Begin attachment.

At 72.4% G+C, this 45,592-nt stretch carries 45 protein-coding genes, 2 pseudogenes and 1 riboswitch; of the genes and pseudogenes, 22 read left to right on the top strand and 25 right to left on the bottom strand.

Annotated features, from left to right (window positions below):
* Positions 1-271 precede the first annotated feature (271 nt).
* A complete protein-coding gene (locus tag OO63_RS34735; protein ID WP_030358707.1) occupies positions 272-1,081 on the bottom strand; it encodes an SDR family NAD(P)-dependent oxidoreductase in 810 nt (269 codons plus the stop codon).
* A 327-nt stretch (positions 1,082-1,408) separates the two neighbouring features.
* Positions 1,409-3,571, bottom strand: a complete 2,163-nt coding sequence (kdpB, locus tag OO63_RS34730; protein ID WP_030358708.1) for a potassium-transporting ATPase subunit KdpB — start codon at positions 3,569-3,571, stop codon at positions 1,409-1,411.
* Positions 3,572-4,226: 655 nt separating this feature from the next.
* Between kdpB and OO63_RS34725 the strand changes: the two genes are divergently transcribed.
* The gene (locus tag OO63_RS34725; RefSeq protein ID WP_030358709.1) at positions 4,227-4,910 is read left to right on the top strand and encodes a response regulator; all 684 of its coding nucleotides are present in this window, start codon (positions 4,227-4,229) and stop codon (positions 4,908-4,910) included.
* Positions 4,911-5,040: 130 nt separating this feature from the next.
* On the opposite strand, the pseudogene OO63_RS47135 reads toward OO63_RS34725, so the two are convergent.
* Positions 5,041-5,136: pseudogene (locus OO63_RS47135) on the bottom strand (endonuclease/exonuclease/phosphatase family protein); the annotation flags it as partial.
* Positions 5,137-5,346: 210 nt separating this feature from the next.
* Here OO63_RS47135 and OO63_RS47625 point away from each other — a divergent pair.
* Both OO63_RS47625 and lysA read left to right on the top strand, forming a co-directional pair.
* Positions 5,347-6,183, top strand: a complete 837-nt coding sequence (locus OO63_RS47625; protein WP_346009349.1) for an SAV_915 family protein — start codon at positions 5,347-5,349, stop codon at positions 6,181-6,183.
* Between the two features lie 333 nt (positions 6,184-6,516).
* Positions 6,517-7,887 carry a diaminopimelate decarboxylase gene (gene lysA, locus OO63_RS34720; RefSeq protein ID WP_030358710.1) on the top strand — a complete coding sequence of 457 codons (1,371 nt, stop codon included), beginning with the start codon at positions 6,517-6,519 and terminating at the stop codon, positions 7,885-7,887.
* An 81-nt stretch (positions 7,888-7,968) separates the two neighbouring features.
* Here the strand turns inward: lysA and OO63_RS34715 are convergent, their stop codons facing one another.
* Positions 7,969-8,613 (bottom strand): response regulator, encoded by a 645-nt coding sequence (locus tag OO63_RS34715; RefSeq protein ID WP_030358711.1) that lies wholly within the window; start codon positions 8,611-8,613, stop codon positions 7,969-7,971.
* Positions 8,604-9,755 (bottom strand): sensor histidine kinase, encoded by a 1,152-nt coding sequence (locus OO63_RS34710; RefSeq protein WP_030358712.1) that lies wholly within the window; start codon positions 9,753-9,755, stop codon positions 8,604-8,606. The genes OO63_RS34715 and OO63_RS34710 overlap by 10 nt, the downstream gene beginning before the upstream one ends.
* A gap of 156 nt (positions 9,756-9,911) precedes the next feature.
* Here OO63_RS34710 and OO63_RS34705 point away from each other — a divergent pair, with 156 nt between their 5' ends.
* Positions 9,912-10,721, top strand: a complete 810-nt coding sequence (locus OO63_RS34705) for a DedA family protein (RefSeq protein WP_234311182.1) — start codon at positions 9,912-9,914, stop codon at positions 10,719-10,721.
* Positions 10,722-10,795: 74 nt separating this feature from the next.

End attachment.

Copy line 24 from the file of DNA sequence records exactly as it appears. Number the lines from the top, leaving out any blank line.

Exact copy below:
* Here OO63_RS34710 and OO63_RS34705 point away from each other — a divergent pair, with 156 nt between their 5' ends.